The European Single currency, euro, which last week threatened to reach its highest levels in three years, hitting a four-month high – slipped further below $1.20, trading down 0.3 percent on the day at a 12-day low of $1.1921, with investors cautious after a months-long rally, on Tuesday, January 9.
That was despite the biggest increase in German industrial data since September 2009 and suggested investors were becoming more cautious after a rally that has pushed “long” euro positions to records.
“I don’t think right now levels substantially above $1.20 are justified,” Reichelt said. “I know the market is very optimistic about the euro, but if you look at the data and the central bank, the ECB (European Central Bank) is still on an expansionary path.”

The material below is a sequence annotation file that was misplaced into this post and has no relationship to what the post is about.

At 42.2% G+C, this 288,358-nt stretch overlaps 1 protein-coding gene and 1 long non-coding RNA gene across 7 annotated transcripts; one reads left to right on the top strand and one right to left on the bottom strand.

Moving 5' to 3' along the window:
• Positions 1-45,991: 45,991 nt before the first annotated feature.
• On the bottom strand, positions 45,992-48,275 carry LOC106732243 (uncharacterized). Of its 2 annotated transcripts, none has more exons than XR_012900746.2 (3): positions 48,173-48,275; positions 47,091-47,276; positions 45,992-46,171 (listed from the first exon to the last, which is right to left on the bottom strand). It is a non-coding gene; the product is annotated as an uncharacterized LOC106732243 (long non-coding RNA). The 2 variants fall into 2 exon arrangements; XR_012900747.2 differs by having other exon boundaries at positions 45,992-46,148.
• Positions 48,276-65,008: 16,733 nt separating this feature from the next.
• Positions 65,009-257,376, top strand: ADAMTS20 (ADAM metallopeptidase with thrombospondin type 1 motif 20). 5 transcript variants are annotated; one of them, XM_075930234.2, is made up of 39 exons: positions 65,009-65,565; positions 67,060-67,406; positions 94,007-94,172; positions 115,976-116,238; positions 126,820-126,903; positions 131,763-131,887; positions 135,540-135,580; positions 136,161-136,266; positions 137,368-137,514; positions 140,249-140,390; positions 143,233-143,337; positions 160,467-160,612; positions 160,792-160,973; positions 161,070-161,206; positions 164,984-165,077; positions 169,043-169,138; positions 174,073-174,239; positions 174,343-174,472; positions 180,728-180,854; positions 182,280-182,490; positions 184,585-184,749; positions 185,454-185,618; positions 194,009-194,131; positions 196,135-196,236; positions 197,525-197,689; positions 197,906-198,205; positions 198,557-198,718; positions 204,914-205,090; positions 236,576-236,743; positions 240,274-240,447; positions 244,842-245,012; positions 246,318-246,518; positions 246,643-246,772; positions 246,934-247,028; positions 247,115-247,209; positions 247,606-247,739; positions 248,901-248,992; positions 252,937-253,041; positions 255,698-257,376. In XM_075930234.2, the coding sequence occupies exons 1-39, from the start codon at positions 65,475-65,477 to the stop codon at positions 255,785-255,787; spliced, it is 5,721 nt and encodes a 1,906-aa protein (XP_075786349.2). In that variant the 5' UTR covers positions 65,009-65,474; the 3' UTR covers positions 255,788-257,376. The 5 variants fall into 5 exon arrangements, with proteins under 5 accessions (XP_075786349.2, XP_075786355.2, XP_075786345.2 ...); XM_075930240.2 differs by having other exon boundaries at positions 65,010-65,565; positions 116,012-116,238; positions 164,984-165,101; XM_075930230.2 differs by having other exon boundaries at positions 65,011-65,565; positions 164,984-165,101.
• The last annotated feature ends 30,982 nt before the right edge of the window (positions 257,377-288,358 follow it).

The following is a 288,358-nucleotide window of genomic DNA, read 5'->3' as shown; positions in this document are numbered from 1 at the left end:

Nevertheless, euro zone bond yields rose, with traders also making room for new supply from three of the bloc’s best-rated countries at relatively attractive levels.
The yield on the region’s benchmark, German 10-year debt, climbed to 0.44 percent, well above the mid-December level of 0.30 percent.
The dollar, meanwhile, was rising against most other major currencies.